Anniversary Of The Statute Of Westminster
The Statute of Westminster is an act of the Parliament of the UK that established the relationship between the Commonwealth realms and the Crown. This act affirmed Canadian autonomy and recognized the independence of dominions that had existed since the Treaty of Versailles.
It is seen by many Canadians as the foundation of the present-day Commonwealth and the day on which Canada received its voice. The Anniversary of the Statute of Westminster commemorates this event and is observed annually on December 11th across Canada.
This is a day on which the Canadian flag and the Royal Union flag are flown together, and Canadians can feel proud of their place in their country and the world.
The History of the Anniversary of the Statute of Westminster
The Royal Union flag, otherwise known as the Union Jack, was first raised in Canada at a British settlement after 1610 in Newfoundland. Two hundred and sixty years later, the flag would be incorporated into the flags of the Governor-General and the Lieutenant Governors of Nova Scotia, New Brunswick, Ontario, and Quebec.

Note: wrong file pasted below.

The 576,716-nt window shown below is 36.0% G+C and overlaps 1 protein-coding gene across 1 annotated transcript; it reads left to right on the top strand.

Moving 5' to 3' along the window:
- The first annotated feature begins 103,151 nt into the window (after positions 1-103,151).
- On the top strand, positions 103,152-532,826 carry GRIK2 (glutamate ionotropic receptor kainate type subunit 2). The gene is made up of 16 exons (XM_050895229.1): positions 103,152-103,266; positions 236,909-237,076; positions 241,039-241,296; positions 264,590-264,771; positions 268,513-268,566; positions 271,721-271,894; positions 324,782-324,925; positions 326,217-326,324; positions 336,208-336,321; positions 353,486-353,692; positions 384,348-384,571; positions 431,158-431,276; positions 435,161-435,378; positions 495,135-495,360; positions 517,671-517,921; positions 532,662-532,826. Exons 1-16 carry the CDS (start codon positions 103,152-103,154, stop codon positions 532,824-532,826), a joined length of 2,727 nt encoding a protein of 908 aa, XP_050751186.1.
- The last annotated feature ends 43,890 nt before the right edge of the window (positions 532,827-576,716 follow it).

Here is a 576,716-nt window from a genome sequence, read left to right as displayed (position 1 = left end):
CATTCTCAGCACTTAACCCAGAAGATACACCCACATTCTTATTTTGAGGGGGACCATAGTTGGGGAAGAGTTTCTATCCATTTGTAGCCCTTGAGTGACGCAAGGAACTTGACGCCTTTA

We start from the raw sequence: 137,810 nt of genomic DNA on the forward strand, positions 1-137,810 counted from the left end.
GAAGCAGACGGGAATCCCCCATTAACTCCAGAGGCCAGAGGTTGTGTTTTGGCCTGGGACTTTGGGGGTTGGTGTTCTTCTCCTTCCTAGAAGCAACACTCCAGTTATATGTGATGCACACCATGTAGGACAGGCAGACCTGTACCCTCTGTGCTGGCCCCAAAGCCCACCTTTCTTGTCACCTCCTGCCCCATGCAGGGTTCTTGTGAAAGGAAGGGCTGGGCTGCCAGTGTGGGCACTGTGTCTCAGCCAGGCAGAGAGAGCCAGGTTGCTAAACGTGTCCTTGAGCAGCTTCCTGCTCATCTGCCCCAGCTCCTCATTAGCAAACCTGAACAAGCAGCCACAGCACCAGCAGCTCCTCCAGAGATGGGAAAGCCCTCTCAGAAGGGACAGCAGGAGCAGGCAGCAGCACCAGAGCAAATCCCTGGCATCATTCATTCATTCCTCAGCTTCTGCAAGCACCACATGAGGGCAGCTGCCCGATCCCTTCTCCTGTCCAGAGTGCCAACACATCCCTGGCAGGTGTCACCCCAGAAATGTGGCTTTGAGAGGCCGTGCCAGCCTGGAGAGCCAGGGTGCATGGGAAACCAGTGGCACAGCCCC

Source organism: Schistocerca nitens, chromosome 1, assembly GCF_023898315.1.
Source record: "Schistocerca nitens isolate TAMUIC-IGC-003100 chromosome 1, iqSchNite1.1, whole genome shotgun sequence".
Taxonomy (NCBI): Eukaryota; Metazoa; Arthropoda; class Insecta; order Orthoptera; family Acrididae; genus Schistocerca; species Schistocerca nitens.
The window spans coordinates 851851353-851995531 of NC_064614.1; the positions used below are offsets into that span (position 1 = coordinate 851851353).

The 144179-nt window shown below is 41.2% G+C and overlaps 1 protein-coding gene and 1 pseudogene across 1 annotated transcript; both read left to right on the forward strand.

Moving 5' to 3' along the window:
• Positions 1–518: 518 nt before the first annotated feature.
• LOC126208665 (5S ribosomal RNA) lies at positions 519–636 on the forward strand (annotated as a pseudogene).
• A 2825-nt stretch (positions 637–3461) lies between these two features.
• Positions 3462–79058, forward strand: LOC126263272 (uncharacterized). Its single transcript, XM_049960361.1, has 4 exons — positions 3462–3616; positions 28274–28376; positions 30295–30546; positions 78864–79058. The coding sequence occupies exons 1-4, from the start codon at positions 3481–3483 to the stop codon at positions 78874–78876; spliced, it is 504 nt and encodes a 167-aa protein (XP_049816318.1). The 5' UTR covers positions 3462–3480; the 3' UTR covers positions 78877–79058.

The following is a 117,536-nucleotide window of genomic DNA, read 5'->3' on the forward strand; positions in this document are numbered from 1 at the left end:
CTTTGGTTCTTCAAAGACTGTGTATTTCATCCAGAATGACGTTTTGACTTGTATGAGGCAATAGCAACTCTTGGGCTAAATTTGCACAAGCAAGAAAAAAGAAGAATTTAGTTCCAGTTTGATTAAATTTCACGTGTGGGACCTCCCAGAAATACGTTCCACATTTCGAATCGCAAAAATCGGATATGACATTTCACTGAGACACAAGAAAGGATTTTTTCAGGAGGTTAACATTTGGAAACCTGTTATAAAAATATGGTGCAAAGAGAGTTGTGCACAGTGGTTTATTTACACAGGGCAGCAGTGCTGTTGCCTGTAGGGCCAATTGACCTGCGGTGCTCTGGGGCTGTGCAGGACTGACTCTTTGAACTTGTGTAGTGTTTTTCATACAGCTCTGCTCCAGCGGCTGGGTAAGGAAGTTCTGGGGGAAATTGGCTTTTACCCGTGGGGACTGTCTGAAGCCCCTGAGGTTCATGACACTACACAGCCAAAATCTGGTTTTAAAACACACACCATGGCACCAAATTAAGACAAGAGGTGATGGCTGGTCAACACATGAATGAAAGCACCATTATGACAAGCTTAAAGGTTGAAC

The flag would be used as a Canadian symbol and would even be used by Canadian troops during the First World War. After WWI, however, Canada sought its independence from the British Crown or rather wanted its own voice. In 1931, the Statute of Westminster was passed in Great Britain, and this gave Canada the autonomy it so desperately wanted.
In 1964, Canada approved the Union Jack to be used as a symbol of Canada’s membership in the Commonwealth of Nations. It is now flown alongside the Canadian flag for holidays such as this one, as well as Commonwealth Day and Victoria Day.
Observing the Anniversary of the Statute of Westminster
On this day, both the Canadian flag and the Union Jack are flown from government offices and some businesses all over Canada. They are also raised at military bases and other government-controlled entities.